According to Scranton, the endocrine-disrupting chemicals lurking in vaginal cleansers should give consumers more time. A 2002 meta-review of several studies found a positive relationship between douching and certain cancers. Another study from 2022 suggests that high exposure to phthalates (a fragrance additive) and phenols (a class of antimicrobial chemicals) in vaginal wipes is associated with a number of pregnancy and fertility issues, including polycystic ovary syndrome. A national, cross-sectional study of women in Canada published in 2018, which examined vaginal hygiene routines, found that participants who reported using feminine wipes were almost twice as likely to report a previous diagnosis of a UTI. than those who did not use wipes. Those who reported using shower gels or women’s gels were 2.5 times more likely to report a previous UTI and 3.5 times more likely to report a previous diagnosis of bacterial vaginosis.
So why do black women still use vaginal cleansers at higher rates than other groups? The legacy of racist advertising and cultural norms passed down from generation to generation may be the cause.
“Black women are overexposed and underprotected when it comes to environmental health risks,” says Astrid Williams of Black Women for Wellness, a Los Angeles-based nonprofit. “In the focus groups, we learned that black women are socialized to believe we need to smell better, using heavily scented products – odor discrimination is definitely at play.”
Manufacturers of these products have always relied on cultural constructions of vaginas as inherently impure and “leaky,” Margrit Shildrick theorizes in her book, Leaky Bodies and Boundaries. Then, these companies claim that products like douches are key to keeping them fresh.
In the 1930s, it was common for both white and black women to douche, as it was then believed to have contraceptive benefits. As black communities gained purchasing power in post-World War II society and sought better jobs through the Great Migration, advertisers tapped into this new market of ascendant mobile consumers. One such ad targeting black Chicago Defender readers touted Lysol products as douching-friendly, promising to leave users “soft,” “clean,” and “delicate.”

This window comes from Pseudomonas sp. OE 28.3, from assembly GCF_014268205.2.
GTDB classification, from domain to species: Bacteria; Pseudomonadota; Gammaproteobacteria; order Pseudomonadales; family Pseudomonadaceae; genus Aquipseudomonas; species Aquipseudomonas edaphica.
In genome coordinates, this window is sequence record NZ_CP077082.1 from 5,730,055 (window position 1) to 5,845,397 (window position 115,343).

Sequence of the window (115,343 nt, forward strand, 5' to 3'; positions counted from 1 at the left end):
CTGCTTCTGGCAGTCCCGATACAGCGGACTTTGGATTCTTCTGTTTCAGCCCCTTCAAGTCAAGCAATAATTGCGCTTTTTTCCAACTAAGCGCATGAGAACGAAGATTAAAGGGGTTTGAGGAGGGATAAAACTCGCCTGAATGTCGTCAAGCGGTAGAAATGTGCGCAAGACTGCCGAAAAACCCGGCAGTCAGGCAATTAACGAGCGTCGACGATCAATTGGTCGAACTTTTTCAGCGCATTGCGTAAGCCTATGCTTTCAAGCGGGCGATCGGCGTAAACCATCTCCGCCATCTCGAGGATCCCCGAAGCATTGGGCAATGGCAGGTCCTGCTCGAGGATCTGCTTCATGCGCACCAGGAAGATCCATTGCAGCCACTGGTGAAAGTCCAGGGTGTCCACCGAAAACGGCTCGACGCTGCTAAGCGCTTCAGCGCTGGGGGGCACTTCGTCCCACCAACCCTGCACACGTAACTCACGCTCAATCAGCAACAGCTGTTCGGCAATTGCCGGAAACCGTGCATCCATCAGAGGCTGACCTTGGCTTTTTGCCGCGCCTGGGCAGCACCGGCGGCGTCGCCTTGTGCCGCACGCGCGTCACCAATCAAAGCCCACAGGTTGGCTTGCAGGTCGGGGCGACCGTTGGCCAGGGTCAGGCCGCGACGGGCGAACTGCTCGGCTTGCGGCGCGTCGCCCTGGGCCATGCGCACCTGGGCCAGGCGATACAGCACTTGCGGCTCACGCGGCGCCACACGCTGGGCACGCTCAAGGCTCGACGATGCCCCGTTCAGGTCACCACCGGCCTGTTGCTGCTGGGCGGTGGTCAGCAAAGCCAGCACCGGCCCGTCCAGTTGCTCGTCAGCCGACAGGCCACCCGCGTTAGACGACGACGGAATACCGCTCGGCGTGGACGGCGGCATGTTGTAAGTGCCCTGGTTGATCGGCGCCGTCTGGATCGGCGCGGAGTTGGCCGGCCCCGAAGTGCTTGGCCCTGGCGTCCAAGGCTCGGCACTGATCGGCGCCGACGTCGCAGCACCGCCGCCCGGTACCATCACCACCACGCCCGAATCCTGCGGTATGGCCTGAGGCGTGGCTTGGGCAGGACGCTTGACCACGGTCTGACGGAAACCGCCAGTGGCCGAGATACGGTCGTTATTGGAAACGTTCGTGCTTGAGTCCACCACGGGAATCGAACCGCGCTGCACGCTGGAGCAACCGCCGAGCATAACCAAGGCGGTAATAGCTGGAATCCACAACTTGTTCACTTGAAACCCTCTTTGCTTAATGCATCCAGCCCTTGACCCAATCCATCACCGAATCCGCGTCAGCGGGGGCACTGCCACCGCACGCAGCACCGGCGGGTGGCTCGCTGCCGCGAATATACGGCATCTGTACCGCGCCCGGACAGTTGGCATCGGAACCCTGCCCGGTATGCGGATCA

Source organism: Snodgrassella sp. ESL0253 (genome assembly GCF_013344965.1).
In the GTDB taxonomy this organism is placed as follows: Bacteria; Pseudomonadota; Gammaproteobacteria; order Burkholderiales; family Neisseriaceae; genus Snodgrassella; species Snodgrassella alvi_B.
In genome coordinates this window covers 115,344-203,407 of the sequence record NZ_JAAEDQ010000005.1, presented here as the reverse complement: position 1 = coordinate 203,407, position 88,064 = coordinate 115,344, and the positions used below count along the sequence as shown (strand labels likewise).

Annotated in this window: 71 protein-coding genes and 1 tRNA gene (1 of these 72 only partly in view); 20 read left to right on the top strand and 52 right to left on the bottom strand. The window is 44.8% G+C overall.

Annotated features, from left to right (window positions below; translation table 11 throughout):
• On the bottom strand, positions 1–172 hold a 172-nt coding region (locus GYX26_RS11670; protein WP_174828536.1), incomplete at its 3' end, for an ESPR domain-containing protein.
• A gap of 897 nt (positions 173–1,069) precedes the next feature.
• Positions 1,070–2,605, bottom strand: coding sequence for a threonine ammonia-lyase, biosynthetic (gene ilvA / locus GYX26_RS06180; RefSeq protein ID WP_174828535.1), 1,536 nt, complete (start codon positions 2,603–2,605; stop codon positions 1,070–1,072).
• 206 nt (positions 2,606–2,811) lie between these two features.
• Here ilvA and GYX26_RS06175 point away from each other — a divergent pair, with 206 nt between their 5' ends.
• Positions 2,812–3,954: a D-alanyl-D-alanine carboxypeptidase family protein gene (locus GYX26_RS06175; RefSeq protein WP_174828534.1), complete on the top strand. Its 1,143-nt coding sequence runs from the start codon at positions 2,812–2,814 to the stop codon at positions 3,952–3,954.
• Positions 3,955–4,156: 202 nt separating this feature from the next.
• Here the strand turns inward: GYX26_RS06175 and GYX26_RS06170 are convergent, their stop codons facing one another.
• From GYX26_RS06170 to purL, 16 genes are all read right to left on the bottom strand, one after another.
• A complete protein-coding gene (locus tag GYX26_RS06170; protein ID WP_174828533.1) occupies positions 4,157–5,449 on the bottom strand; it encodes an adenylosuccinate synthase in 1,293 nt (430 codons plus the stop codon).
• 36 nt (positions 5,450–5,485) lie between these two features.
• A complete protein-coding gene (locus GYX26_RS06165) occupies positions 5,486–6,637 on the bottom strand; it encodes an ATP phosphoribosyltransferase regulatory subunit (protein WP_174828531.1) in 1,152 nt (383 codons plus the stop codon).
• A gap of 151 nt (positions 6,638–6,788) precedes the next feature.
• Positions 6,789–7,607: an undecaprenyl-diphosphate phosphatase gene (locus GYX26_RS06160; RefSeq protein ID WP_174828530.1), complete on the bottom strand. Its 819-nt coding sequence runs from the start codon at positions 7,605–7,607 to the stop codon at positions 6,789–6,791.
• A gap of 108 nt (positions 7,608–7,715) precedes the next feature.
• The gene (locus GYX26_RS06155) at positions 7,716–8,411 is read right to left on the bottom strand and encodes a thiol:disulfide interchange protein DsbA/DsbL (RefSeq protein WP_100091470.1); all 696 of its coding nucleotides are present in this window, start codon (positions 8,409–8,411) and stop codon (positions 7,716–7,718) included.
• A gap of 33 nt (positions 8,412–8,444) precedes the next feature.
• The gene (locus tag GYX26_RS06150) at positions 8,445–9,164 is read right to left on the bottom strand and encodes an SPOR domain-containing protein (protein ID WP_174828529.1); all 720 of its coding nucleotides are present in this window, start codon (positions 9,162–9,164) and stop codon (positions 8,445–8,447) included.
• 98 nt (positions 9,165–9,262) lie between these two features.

Dr. Parke Gibson, the founder of a major black-owned press relations firm, has observed an increasing use of soaps, detergents and personal care products among black consumers. In his 1969 book on black consumers, he wrote, “Undoubtedly, a big part of the desire for cleanliness is overcoming the damaging old wives’ tale that ‘all niggers smell bad.’
Predatory marketing is not a tactic from the distant past, but still exposes black communities to toxic chemicals. Johnson & Johnson recently announced the end of its commercial sales of baby powder, after thousands of lawsuits linked the use of the product to ovarian cancer. The National Council of Black Women claimed the company had marketed its baby powder to black women for decades without communicating its potential dangers.
“Generations of black women have believed [Johnson & Johnson]and have made it our daily practice to use their products in ways that put us at risk of cancer – and we have taught our daughters to do the same,” said Janice Mathis, executive director of the National Council of Black Women. , to NPR.
Much of what I learned about personal hygiene was passed down from elders and women in my family. Although none of them advised me to use vaginal cleansers, the opposite might as well have been true. “It really comes down to cultural norms. I remember seeing my aunts using powders for ‘coolness’ and to control humidity, but now we know these products are under-regulated,” says Williams, of Black Women for Wellness.
The Food, Drug and Cosmetics Act – which regulates menstrual products as “medical devices” but non-drug vaginal products as “cosmetics” – has not been substantially updated since 1938.
Federal bills, such as those introduced by Illinois Representative Janice Schakowsky and California Senator Dianne Feinstein, aim to strengthen the Food and Drug Administration’s ability to require premarket testing of personal care products and to reduce public exposure to toxic chemicals.
In the meantime, consumers shouldn’t have to make do with the confusing cultural messages I’ve crafted. Vaginal cleansers and endocrine disruption may not be what you would call polite conversation at the dinner table, but I make it a point to have open conversations with family and friends about the personal care products they use. We never know; it could save someone from a life of sickness.